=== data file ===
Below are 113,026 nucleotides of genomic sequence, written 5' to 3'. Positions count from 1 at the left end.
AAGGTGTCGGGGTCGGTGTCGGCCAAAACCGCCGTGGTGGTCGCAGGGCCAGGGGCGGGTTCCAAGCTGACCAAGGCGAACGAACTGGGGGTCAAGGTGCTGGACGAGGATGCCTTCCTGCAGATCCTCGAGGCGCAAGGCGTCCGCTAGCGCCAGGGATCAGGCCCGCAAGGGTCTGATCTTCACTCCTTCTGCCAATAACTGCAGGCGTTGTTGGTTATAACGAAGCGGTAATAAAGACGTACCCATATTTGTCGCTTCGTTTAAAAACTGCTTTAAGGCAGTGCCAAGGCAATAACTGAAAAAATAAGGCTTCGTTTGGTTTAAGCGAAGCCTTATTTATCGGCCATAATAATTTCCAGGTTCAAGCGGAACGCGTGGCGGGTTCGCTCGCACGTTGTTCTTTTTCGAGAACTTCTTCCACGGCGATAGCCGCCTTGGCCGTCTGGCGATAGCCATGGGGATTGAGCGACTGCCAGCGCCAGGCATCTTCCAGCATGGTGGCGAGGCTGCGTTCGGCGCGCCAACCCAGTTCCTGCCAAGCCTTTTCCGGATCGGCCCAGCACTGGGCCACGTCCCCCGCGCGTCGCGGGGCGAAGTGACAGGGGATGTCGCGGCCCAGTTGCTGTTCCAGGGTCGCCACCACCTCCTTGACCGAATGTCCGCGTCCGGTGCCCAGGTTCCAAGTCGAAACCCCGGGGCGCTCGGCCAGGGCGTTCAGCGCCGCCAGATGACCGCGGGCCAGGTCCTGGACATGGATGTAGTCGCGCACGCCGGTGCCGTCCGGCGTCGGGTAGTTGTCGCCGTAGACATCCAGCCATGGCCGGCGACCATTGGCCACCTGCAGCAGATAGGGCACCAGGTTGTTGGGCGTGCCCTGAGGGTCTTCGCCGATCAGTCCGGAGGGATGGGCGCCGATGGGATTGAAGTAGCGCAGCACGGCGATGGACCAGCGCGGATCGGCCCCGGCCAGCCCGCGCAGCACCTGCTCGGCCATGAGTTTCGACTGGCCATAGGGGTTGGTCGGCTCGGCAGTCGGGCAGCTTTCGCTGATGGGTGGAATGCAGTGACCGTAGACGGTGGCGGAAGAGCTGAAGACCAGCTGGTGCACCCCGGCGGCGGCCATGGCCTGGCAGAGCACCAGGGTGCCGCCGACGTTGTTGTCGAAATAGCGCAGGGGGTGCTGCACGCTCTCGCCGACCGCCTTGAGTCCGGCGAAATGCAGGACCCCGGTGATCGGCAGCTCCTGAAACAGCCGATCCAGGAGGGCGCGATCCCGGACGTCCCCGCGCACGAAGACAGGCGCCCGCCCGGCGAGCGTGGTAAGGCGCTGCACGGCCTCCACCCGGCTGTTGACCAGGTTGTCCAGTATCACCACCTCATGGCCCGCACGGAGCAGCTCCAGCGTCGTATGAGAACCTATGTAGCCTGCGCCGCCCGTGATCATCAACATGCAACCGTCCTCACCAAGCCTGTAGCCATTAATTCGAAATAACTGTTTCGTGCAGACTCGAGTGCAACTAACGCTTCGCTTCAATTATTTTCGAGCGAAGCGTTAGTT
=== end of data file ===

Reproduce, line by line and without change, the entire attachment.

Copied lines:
Below are 113,026 nucleotides of genomic sequence, written 5' to 3'. Positions count from 1 at the left end.
AAGGTGTCGGGGTCGGTGTCGGCCAAAACCGCCGTGGTGGTCGCAGGGCCAGGGGCGGGTTCCAAGCTGACCAAGGCGAACGAACTGGGGGTCAAGGTGCTGGACGAGGATGCCTTCCTGCAGATCCTCGAGGCGCAAGGCGTCCGCTAGCGCCAGGGATCAGGCCCGCAAGGGTCTGATCTTCACTCCTTCTGCCAATAACTGCAGGCGTTGTTGGTTATAACGAAGCGGTAATAAAGACGTACCCATATTTGTCGCTTCGTTTAAAAACTGCTTTAAGGCAGTGCCAAGGCAATAACTGAAAAAATAAGGCTTCGTTTGGTTTAAGCGAAGCCTTATTTATCGGCCATAATAATTTCCAGGTTCAAGCGGAACGCGTGGCGGGTTCGCTCGCACGTTGTTCTTTTTCGAGAACTTCTTCCACGGCGATAGCCGCCTTGGCCGTCTGGCGATAGCCATGGGGATTGAGCGACTGCCAGCGCCAGGCATCTTCCAGCATGGTGGCGAGGCTGCGTTCGGCGCGCCAACCCAGTTCCTGCCAAGCCTTTTCCGGATCGGCCCAGCACTGGGCCACGTCCCCCGCGCGTCGCGGGGCGAAGTGACAGGGGATGTCGCGGCCCAGTTGCTGTTCCAGGGTCGCCACCACCTCCTTGACCGAATGTCCGCGTCCGGTGCCCAGGTTCCAAGTCGAAACCCCGGGGCGCTCGGCCAGGGCGTTCAGCGCCGCCAGATGACCGCGGGCCAGGTCCTGGACATGGATGTAGTCGCGCACGCCGGTGCCGTCCGGCGTCGGGTAGTTGTCGCCGTAGACATCCAGCCATGGCCGGCGACCATTGGCCACCTGCAGCAGATAGGGCACCAGGTTGTTGGGCGTGCCCTGAGGGTCTTCGCCGATCAGTCCGGAGGGATGGGCGCCGATGGGATTGAAGTAGCGCAGCACGGCGATGGACCAGCGCGGATCGGCCCCGGCCAGCCCGCGCAGCACCTGCTCGGCCATGAGTTTCGACTGGCCATAGGGGTTGGTCGGCTCGGCAGTCGGGCAGCTTTCGCTGATGGGTGGAATGCAGTGACCGTAGACGGTGGCGGAAGAGCTGAAGACCAGCTGGTGCACCCCGGCGGCGGCCATGGCCTGGCAGAGCACCAGGGTGCCGCCGACGTTGTTGTCGAAATAGCGCAGGGGGTGCTGCACGCTCTCGCCGACCGCCTTGAGTCCGGCGAAATGCAGGACCCCGGTGATCGGCAGCTCCTGAAACAGCCGATCCAGGAGGGCGCGATCCCGGACGTCCCCGCGCACGAAGACAGGCGCCCGCCCGGCGAGCGTGGTAAGGCGCTGCACGGCCTCCACCCGGCTGTTGACCAGGTTGTCCAGTATCACCACCTCATGGCCCGCACGGAGCAGCTCCAGCGTCGTATGAGAACCTATGTAGCCTGCGCCGCCCGTGATCATCAACATGCAACCGTCCTCACCAAGCCTGTAGCCATTAATTCGAAATAACTGTTTCGTGCAGACTCGAGTGCAACTAACGCTTCGCTTCAATTATTTTCGAGCGAAGCGTTAGTT